Research explores possible benefit of spotted lanternflies

Invasive insects may control the spread of another invasive species
Light brown spots on a tree trunk

Light brown, flat spots on tree trunks around the Penn State Beaver campus are egg masses of the spotted lanternfly, an invasive species of insect that are drawn to the tree-of-heaven. 

Credit: Penn State Beaver

MONACA — By now many Pennsylvanians are familiar with the spotted lanternfly, an invasive insect that has spread across the state, besieging outdoor gatherings and causing people to swat and stomp their way through the outdoors in the late summer and early fall.
But are these pesky pests as pernicious as they were initially believed to be? Could there be a benefit to having the spotted lanternfly around?
That’s what Penn State Beaver Assistant Professor of Biology Dr. Autumn Sabo is trying to determine through a research project taking place on the Beaver campus. Aided by student research assistant Mallory Nichol, Sabo is studying a possible benefit to the spotted laternfly being in Pennsylvania.
The spotted laternfly is native to parts of China and Vietnam. They are attracted to certain trees, especially Ailanthus altissima, commonly known as the tree-of-heaven. The tree-of-heaven is also invasive and is native to northeast and central China and Taiwan. The trees will overtake forest edges, choking out native species. 
There has been concern about the spread of the spotted lanternfly and what it may mean for domestic crops here, including apple and peach trees and grapevines.
According to Sabo, it makes sense that the lanternfly would gravitate toward the tree-of-heaven because they are native to the same area. “The spotted lanternfly’s favorite food is tree-of-heaven,” Sabo said.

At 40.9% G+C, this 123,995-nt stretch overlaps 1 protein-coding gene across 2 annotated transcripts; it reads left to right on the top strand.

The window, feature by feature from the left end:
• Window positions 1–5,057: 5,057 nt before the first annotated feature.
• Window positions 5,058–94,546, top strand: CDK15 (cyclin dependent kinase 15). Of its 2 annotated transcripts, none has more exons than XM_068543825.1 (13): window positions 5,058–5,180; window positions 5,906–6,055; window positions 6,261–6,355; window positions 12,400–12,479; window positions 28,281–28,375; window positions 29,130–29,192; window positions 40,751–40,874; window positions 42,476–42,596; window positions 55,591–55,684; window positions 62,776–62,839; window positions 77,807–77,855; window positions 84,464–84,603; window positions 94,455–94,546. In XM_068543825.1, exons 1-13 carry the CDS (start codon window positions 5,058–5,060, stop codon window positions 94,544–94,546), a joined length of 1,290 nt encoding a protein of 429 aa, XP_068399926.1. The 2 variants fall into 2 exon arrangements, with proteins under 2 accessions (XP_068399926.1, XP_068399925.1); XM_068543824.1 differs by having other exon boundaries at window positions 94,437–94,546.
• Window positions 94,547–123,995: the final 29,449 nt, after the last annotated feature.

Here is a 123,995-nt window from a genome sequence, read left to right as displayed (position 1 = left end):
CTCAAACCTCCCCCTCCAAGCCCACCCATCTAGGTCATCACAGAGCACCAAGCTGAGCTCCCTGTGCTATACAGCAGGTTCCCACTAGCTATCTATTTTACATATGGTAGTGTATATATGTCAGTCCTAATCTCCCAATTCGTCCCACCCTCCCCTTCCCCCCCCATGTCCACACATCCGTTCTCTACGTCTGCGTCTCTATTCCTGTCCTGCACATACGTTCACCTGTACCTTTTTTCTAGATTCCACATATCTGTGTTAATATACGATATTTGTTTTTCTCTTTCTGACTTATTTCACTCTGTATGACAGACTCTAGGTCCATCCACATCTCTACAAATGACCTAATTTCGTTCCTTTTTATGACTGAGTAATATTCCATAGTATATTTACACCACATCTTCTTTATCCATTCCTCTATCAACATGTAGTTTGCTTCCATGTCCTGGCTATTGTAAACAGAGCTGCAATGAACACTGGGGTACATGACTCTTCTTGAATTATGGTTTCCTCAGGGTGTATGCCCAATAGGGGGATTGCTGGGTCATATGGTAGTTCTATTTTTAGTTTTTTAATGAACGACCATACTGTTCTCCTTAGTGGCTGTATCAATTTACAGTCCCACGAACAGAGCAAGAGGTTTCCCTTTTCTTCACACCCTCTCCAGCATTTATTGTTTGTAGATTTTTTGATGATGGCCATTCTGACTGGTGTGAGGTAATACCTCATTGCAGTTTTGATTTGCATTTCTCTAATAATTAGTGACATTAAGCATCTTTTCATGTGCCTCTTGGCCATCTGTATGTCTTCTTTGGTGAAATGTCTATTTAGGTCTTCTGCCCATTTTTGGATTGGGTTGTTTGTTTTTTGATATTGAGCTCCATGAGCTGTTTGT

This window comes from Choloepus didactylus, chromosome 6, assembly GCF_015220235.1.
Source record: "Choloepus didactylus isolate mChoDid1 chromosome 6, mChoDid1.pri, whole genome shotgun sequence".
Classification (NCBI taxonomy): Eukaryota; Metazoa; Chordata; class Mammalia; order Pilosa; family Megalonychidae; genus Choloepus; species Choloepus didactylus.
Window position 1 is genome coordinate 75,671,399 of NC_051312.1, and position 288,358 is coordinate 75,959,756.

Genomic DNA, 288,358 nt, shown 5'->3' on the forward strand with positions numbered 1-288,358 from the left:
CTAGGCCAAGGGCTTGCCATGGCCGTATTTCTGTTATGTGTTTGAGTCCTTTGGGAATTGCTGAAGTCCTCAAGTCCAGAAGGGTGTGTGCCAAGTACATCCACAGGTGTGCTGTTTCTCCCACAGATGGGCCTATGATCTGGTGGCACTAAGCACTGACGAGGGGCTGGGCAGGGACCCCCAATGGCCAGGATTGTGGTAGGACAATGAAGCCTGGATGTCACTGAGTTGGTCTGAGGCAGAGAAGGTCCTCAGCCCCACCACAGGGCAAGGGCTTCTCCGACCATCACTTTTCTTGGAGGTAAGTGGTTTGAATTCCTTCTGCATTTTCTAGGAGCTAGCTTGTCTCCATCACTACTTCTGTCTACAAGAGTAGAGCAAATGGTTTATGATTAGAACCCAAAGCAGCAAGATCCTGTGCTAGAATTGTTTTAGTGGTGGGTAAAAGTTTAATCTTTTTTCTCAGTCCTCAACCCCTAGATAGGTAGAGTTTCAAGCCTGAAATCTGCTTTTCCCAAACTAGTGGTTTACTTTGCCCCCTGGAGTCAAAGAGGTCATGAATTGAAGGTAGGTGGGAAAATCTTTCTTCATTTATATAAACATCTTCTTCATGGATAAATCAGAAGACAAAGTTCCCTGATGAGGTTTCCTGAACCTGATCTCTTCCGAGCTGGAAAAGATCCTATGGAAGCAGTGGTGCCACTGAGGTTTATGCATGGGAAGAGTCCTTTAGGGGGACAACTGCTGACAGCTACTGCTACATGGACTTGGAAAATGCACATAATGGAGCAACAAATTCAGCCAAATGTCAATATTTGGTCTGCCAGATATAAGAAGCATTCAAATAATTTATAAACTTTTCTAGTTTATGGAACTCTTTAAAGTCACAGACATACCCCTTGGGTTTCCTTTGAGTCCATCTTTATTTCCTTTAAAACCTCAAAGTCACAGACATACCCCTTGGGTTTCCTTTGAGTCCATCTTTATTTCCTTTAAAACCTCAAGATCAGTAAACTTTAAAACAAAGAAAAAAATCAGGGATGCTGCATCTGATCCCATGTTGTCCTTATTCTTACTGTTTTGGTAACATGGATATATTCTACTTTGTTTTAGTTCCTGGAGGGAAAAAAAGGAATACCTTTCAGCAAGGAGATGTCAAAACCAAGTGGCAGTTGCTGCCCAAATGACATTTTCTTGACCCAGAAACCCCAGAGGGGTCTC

And that could be a good thing.
If the spotted lanternfly sticks mostly to the tree-of-heaven, it may prevent them from destroying other crops. The spotted laternfly causes damage to the trees where they make their home. One of the things they do is eat the sap of the trees, Sabo said, which stresses the trees.
Sabo’s hypothesis is that the spotted lanternfly will stick mainly to the tree-of-heaven thereby leaving other trees and crops alone, and that the damaging effect the lanternflies will have on the tree-of-heaven will lessen the spread of the tree. Essentially it could be a case of one invasive species controlling another.
Nichol said she has marked 51 trees of heaven growing on the Beaver campus. She counted the number of adult spotted laternflies on the trees in the fall. She said there were some trees that had more than 100 adults on them. Now she has identified which of the trees have spotted lanternfly egg masses on them, and how many masses are on each tree.
Nichol said people can confuse lichen on trees with spotted lanternfly egg masses. The color of the mass is the easiest way to tell the difference, she said. Lichen tends to be gray or a greenish color while the egg masses are more of a khaki or brown color.
Next, they will study the trees over time to see what kind of damage the spotted lanternflies cause to those trees.
“I’m kind of hoping that when the eggs are laid on (the trees), and the nymphs and adults develop on them that there will be enough damage to the trees that it will slow down the growth of the tree-of-heaven,” Sabo said. “So, I’m asking that same question that a lot of people ask with the spotted lanternflies and desirable trees, ‘Are they damaging them? How much damage are they causing?’ But my hope with the invasive tree-of-heaven is that it’s a lot. Usually, people are hoping for no damage.”
As of now, Sabo doesn’t have an end date for her research based on the nature of the study and the need to watch the lanternflies and trees over an extended period of time.